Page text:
This is a popular subject; it sounds very seedy to discuss baiting for links, instead think of this as creating marketing.
“A few years back when I was working for vitsoe.com I put together a section on Dieter Rams for the website filled with lots of information about the designer. We knew that there was interest but we had no idea how much interest. Having found in the archive a list of 10 principles in good design, written back in the 1980s, we started to put this in to a web page as a list so that we could explain the principles behind the products. What we found very quickly was that people were blogging about these principles and linking back to the web page where they sourced it. This created an enormous number of links to the website which raised the authority of the site and, in turn, pushed us up the search results for Dieter Rams and even more useful good design.” Daniel Nelson, October Communications
This is link bait at its best; genuinely interesting content that people want to link to. Using this principle on a blog should be quite simple as people love to share content and bloggers create engaging content on a daily basis. But one thing makes it difficult to get the right hook: longevity of relevance and reach.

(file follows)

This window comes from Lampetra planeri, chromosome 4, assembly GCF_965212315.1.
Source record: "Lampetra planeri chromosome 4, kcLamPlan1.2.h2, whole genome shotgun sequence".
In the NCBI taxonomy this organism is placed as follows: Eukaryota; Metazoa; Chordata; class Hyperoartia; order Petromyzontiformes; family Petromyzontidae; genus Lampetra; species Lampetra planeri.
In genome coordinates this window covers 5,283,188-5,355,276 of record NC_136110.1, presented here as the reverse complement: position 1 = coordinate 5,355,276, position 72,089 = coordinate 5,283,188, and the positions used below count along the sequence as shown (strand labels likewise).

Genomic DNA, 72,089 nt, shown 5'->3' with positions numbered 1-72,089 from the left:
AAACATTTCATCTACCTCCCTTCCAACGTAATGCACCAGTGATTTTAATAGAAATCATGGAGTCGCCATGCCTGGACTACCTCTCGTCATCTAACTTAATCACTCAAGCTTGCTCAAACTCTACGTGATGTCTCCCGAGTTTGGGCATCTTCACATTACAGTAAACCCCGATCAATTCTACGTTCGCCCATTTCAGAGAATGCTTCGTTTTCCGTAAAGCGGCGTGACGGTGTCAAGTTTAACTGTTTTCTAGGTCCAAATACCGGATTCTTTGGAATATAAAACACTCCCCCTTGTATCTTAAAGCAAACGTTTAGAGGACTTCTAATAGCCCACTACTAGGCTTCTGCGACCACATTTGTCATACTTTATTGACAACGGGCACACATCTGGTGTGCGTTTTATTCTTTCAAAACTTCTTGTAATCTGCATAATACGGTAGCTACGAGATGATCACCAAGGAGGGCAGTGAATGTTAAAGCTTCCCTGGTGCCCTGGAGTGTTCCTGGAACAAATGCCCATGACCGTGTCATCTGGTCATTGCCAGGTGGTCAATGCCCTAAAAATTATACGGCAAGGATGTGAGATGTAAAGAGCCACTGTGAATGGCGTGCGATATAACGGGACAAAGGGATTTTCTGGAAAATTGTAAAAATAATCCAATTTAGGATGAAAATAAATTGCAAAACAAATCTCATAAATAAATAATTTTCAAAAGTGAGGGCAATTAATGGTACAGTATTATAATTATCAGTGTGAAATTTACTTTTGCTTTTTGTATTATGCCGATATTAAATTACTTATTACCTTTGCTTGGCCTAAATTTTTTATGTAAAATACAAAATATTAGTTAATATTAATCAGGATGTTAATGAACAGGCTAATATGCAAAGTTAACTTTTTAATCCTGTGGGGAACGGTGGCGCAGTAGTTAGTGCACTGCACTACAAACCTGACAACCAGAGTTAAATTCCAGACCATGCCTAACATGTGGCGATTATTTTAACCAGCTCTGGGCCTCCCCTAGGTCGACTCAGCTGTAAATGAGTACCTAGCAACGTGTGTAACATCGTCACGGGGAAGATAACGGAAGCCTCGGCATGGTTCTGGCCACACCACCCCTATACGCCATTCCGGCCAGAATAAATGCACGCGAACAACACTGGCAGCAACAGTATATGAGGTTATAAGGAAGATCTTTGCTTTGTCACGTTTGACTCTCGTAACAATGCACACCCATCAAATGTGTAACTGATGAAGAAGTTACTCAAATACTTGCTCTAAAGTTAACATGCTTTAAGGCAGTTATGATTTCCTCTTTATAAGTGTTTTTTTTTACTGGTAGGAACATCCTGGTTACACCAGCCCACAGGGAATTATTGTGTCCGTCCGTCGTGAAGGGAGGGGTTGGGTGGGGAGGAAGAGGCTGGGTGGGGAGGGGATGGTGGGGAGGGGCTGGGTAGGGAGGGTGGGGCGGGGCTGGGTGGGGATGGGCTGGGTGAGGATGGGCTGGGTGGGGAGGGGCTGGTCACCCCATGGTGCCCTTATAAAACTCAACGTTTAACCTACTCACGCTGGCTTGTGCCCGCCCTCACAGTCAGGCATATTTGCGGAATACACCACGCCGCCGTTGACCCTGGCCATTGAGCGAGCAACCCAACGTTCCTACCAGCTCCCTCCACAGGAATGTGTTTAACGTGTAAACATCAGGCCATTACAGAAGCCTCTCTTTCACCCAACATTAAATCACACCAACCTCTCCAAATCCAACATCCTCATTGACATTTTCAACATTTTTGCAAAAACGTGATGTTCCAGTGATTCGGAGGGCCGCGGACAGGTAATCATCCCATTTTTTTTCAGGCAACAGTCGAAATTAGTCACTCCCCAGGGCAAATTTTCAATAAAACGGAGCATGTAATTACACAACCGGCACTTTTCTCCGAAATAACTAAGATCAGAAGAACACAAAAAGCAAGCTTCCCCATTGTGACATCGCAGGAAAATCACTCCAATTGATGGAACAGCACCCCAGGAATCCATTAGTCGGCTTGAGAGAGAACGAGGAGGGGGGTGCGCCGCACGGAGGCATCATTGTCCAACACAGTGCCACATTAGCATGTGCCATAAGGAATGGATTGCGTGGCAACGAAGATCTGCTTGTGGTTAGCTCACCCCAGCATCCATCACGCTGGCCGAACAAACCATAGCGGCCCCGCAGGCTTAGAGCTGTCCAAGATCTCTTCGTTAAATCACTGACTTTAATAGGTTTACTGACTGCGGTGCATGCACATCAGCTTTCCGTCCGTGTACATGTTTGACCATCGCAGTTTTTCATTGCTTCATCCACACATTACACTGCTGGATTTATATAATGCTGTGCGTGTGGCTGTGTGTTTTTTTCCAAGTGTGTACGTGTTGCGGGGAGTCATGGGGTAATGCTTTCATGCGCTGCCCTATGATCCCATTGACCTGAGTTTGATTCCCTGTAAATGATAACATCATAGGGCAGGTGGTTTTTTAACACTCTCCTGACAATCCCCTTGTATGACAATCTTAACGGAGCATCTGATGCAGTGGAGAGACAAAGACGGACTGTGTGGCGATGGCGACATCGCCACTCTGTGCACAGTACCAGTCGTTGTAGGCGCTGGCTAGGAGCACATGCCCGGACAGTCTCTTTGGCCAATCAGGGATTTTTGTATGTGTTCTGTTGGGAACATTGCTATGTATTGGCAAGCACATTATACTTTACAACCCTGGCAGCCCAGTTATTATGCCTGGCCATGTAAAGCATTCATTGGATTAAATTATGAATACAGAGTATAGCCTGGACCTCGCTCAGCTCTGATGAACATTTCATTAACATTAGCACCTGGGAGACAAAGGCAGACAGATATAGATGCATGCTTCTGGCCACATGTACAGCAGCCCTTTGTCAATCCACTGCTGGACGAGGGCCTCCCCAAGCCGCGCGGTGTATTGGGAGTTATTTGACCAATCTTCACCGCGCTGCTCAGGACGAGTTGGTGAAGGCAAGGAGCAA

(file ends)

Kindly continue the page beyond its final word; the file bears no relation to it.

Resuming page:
Longevity of relevance and reach
Relevance is so important when creating link bait as there is little point in writing about the iPhone 3GS now as it is old news and nobody is searching for it. What people want to know about is the new iPhone before it is announced. If you can get something interesting on that then you will get a lot of people linking to your content.
Longevity is important here also if you don’t want to keep coming up with the next big thing. Writing about the new iPhone might win traffic now, but after it is launched less people will care about your article – the trick is how you can write something so interesting that stays interesting for a very long time.
The final point is reach, by this I mean how many people you influence with your content. If you write an amazing article about how Modernism changed the world but nobody with any real sharing power reads it, then it has less chance of becoming a hit. If you can influence someone that has a wider reach then you might find it becomes a runaway success. This was the case for vitsoe.com as one large blog picked it up and since then it has been linked to daily, years after it was posted.
Think about the kind of articles that have longevity, relevance and will appeal to people with a large audience. Try a few out, really give those posts a push to get them in front of as many people as possible and see what happens when it is shared.